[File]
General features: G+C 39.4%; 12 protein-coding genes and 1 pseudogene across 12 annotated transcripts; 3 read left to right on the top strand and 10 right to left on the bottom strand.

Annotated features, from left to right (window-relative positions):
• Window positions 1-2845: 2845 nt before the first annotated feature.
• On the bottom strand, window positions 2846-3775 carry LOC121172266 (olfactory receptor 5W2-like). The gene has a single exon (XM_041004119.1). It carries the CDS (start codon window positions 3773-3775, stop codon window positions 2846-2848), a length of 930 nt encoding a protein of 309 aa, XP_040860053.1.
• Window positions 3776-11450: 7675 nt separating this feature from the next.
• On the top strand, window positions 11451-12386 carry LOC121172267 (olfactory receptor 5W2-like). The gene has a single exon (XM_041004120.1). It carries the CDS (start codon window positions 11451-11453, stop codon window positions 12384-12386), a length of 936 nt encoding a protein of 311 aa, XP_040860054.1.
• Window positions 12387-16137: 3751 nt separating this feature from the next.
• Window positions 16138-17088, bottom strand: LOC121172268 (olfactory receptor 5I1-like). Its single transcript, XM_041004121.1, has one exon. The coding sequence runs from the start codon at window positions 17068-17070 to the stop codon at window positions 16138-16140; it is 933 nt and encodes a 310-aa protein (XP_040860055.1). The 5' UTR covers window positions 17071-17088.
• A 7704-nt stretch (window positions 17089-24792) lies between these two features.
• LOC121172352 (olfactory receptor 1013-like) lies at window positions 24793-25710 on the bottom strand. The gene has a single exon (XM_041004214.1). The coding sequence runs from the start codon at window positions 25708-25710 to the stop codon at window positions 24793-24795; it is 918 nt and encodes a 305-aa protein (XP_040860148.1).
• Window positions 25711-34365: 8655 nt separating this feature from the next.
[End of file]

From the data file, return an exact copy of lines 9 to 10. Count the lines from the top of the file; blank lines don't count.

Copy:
• A 7704-nt stretch (window positions 17089-24792) lies between these two features.
• LOC121172352 (olfactory receptor 1013-like) lies at window positions 24793-25710 on the bottom strand. The gene has a single exon (XM_041004214.1). The coding sequence runs from the start codon at window positions 25708-25710 to the stop codon at window positions 24793-24795; it is 918 nt and encodes a 305-aa protein (XP_040860148.1).